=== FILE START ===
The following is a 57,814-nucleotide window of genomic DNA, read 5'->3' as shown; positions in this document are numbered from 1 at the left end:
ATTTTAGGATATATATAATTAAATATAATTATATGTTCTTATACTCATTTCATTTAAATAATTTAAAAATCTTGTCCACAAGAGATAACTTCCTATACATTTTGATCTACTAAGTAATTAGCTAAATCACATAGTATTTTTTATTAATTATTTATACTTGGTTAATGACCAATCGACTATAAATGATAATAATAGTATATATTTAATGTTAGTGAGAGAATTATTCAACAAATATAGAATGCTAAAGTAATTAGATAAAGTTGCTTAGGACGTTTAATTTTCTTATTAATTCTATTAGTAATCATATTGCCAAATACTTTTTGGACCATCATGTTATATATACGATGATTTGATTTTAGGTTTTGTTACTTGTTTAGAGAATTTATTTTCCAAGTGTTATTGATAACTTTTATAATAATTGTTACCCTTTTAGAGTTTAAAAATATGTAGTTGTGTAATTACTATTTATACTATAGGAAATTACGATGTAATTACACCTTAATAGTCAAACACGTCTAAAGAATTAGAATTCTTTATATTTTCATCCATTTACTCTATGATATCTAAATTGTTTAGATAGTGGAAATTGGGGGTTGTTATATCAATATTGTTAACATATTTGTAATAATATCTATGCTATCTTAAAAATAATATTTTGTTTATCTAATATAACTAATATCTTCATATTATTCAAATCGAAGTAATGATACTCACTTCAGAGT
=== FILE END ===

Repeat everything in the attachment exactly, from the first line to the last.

The following is a 57,814-nucleotide window of genomic DNA, read 5'->3' as shown; positions in this document are numbered from 1 at the left end:
ATTTTAGGATATATATAATTAAATATAATTATATGTTCTTATACTCATTTCATTTAAATAATTTAAAAATCTTGTCCACAAGAGATAACTTCCTATACATTTTGATCTACTAAGTAATTAGCTAAATCACATAGTATTTTTTATTAATTATTTATACTTGGTTAATGACCAATCGACTATAAATGATAATAATAGTATATATTTAATGTTAGTGAGAGAATTATTCAACAAATATAGAATGCTAAAGTAATTAGATAAAGTTGCTTAGGACGTTTAATTTTCTTATTAATTCTATTAGTAATCATATTGCCAAATACTTTTTGGACCATCATGTTATATATACGATGATTTGATTTTAGGTTTTGTTACTTGTTTAGAGAATTTATTTTCCAAGTGTTATTGATAACTTTTATAATAATTGTTACCCTTTTAGAGTTTAAAAATATGTAGTTGTGTAATTACTATTTATACTATAGGAAATTACGATGTAATTACACCTTAATAGTCAAACACGTCTAAAGAATTAGAATTCTTTATATTTTCATCCATTTACTCTATGATATCTAAATTGTTTAGATAGTGGAAATTGGGGGTTGTTATATCAATATTGTTAACATATTTGTAATAATATCTATGCTATCTTAAAAATAATATTTTGTTTATCTAATATAACTAATATCTTCATATTATTCAAATCGAAGTAATGATACTCACTTCAGAGT